Breath of freedom in London - without QR code scanning and face masks
Before travelling to London, you must fill in a Passenger Locator Form electronically.
As you need to take the Covid-19 antigen test while in the UK, I ordered it in advance to the address of my accommodation in London. And of course, you must not forget the digital Covid-19 certificate, which I also kept printed out just in case. However, I only had to show this certificate once during the whole trip - at Riga airport.
In the airport café, it's just like before Covid
Even though it is lunchtime, Riga Airport is not hectic and there are few people. Everyone is wearing masks, staff and passengers alike. As I boarded the plane, I realized that the café did not ask me and others for my QR code. It was a stressful boarding time for one family, parents with two children, who, it turned out, would not be allowed on the plane unless they had filled in the Passenger Locator Form electronically. With the help of kind staff and thanks to Latvia's fast internet, the family was able to board the plane at the last minute.
Upon taking my seat, a flight attendant with an unusual accent and a shrill voice asks people to wear face masks for the duration of the flight. Most passengers ignore this request, and I remain one of the few who dutifully breathes the dry air of the plane through a mask.
Warning signs on clothing
I take my first steps on British soil and feel welcome, the weather is warm, and the sun is blinding. At the tiny Stansted airport, communication with staff is replaced by technology that does everything for them - first my passport was scanned, then myself, the biometrics match and the gates open. Needless to say, I never took my vaccination certificate out of my bag. Masks are worn here by those who think they should. A girl in the bus queue has a badge pinned to her coat: "I am not vaccinated, but I keep a distance of 2 m."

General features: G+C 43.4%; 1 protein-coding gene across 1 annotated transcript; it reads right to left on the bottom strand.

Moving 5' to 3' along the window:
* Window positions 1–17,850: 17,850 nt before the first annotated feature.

When you get on the bus, the driver asks you to fasten your seat belts and wear a face mask. I found that there were more people who fastened their seat belts than those who put on a face mask. The driver is entertaining and talks about the surroundings, jokes around, and the thought pops into my head: "Drivers in Latvia wouldn't do that, they probably aren't as overworked here in England."
I get out in the center of London, walk a few dozen meters, and I'm at Buckingham Palace, it seems logical to go and see it first. The square is full of people, few people have masks here, I take a few selfies to show my parents, and off I go.
Until November 29 - no masks or QR code scanning
You can almost forget about QR codes and wearing a mask when you're in London. Nowhere and no one makes a fuss about it. At every café or supermarket I visit, my eyes habitually search for a security guard who will scan my code and check my documents. There are none here. Even in supermarkets similar in size to RIMI or Maxima, people move freely, and masks are rarely seen here except on some of the staff. Smaller outlets and eateries operate as it was in the old, pre-Covid days. Distancing is also mostly a free choice. A group of several dozen tourists crowds around the guide on the not very wide bridge that gives access to the interior of the Tower of London fortress. On the Tube and buses, the distancing option is also dictated by the number of passengers, and at rush hour it is rather the exception. A sign on one side of London's oldest church says that this section is reserved for those who wish to keep their distance.
However, due to a new strain of coronavirus, the restrictions will be stricter from November 30. Face masks will again have to be worn in shops and on public transport, and travelers will have to take the Covid-19 test and isolate themselves until they get negative results. In the UK, two cases of the new coronavirus strain have been detected so far yesterday, one in Nottingham and the other near London.
What to do with the antigen test I ordered?
I went to the hotel, and what bliss it was for my tired feet when I realized that the hotel was just a two-minute walk from the metro station. A view to the left, a little greeting to the Queen through the trees of Hyde Park. A nice Asian woman greets me with such hospitality that you'd think she'd been counting the minutes until I walked through the door. She hands me the room key and the antigen test I ordered. I decide to take the test only when someone asks me, the first day counts as day zero, the test has to be done on or before the second day of my stay, but no one could answer whether I should do it if I leave on the first day.
So, not having understood whether the antigen test was necessary or not in such cases, I decided to do it if they tell me to do it. Since nobody was interested in my test, it came back to Latvia with me, still packed and unused. To be used in the future if the need arises.